Many users fail to use basic common sense when it comes to securing the smart devices. Strong password protection is something that should be applied to all devices, whether corporate or private. While many individuals don’t use password protection on their devices, many that do often fail to meet best practices, employing simple passwords for their convenience. Think about it; a password with the digits ‘1-2-3-4’ isn’t that hard to guess if you’re a thief. In fact, they might be the first four digits a thief tries to enter. By setting a strong password/access code on a device, organizations have set-up the first and more important obstacle for stopping an attack. What’s more, biometric access controls, such as fingerprints or facial ID, are even more secure.
Network Monitoring and BYOD
BYOD, when implemented in a thoughtful way, can be liberating for employees. However, when implemented poorly, the policy can be burdensome for IT teams as they race to keep up with changing capacity requirements, application and network usage, and more. With a network monitoring tool, IT teams have access to all this information with additional information such as BYOD and location. Having access to these metrics allows IT teams to implement better security, plan for improved wi-fi, and more.
Securing Devices through Mobile Device Management
An organization with a BYOD policy should employ a robust mobile device management (MDM) solution to secure user devices. Enterprise Mobility management software can enforce certain company security policies and guarantee that only approved devices are able to access the corporate network.
MDM software is also capable of protecting a device from downloading malicious mobile applications. There are a number of dangerous mobile applications out there with the sole purpose of corrupting device software and accessing private information stored on the device. With both company and personal data being stored on a device, this can be a real concern for organizations using a BYOD program at their office. With an MDM solution, organizations can ensure that only trusted applications can be downloaded onto a device. It should be noted that even if the company has developed an application in-house, it may still be vulnerable to attacks. Enterprises should ensure that their mobile apps meet security certain standards to prevent data breaches.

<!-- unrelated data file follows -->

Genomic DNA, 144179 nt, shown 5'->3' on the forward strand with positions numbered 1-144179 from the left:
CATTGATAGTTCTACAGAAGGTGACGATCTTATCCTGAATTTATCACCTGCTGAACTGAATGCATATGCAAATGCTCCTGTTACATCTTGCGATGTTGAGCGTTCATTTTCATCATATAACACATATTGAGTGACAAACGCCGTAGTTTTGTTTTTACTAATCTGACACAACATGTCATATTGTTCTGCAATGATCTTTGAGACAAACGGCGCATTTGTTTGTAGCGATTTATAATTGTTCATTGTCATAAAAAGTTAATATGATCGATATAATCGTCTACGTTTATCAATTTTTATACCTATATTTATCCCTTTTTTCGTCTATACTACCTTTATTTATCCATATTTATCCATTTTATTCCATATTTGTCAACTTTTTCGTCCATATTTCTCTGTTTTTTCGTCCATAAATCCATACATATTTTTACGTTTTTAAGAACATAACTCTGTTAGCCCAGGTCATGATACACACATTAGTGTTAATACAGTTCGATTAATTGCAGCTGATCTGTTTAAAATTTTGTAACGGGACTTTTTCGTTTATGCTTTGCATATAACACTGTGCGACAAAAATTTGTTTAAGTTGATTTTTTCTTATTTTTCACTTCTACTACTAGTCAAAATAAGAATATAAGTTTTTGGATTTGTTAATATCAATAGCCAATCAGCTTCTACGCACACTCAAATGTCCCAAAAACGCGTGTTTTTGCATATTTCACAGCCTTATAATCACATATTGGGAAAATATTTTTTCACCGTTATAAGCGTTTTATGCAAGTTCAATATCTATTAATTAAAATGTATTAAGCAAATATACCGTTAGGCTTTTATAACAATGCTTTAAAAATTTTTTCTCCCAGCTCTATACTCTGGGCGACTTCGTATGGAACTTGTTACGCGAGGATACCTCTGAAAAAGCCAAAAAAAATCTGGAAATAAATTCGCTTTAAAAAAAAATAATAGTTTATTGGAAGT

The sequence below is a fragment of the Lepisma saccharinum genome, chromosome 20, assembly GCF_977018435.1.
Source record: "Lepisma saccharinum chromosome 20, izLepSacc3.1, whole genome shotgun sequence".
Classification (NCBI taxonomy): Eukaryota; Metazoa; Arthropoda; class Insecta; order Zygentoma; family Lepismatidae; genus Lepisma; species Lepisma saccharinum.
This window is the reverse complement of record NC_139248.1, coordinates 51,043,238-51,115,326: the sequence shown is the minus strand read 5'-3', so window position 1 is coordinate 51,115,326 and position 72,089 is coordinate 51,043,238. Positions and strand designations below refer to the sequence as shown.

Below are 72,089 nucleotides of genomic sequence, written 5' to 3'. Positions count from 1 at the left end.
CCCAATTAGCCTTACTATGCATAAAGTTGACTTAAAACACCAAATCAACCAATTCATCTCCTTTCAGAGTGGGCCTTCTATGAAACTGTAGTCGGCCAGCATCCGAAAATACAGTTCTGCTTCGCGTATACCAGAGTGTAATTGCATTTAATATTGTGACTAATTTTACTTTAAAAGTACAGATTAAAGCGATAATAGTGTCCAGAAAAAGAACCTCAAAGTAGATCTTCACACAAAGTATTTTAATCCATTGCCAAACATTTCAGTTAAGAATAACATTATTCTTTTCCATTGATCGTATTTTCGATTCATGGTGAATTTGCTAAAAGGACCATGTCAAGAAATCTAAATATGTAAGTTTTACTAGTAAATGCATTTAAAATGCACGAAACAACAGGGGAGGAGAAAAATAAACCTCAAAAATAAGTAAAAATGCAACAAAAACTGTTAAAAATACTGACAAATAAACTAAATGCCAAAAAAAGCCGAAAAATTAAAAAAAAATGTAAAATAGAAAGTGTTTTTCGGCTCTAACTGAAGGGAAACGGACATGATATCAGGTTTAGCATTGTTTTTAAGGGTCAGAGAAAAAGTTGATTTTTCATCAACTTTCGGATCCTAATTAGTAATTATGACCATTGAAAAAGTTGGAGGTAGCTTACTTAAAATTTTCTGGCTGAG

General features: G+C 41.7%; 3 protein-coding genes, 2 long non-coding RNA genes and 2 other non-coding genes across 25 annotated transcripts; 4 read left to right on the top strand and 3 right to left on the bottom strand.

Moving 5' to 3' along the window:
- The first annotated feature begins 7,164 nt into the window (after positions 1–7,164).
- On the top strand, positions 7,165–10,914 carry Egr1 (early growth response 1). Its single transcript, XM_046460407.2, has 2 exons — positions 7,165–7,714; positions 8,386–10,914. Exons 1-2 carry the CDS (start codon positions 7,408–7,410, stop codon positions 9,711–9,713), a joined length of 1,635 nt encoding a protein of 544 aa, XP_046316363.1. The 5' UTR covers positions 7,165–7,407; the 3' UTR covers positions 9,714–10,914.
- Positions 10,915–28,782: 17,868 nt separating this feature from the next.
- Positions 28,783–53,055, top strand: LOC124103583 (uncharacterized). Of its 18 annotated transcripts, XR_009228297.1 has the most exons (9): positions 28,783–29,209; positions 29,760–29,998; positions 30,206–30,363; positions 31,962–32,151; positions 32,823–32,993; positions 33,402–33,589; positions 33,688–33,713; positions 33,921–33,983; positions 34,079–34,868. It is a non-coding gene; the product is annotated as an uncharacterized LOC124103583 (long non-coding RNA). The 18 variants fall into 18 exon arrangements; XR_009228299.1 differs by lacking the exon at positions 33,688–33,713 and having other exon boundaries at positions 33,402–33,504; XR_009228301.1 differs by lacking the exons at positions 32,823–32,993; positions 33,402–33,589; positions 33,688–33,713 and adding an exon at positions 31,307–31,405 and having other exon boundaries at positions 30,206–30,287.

The Importance of Encryption
Encryption is absolutely essential for device security. Without encryption, data can be intercepted with ease while it is in transit or at rest. Encryption is capable of doing much more than just keeping an attacker from accessing private information on a mobile device. While a password may present one obstacle to keep an attacker from accessing your device, encryption technology takes into account the possibility that the attacker may still bypass the password. With multiple layers of security, known as “defense in depth”, organizations can be more certain that BYOD devices remain fortified. Data is often at its most vulnerable when it’s in transit. By investing in heavy encryption tools, organizations are able to protect their network infrastructure and all the company data passing through public wi-fi networks.
Mobile Devices Can Make DDoS Attacks Easier
Mobile device APIs rarely include sufficient rate limits and they’re often vulnerable to DDoS attacks. As the requests generated in a DDoS attack are made from within the network, they can be harder to detect. Future DDoS may look use mobile devices to enter specific application-layer resource bottlenecks. Security teams should keep an eye out for this approach as it’s more difficult to out than ‘outside DDoS attacks’ because they often fit-in with typical queries.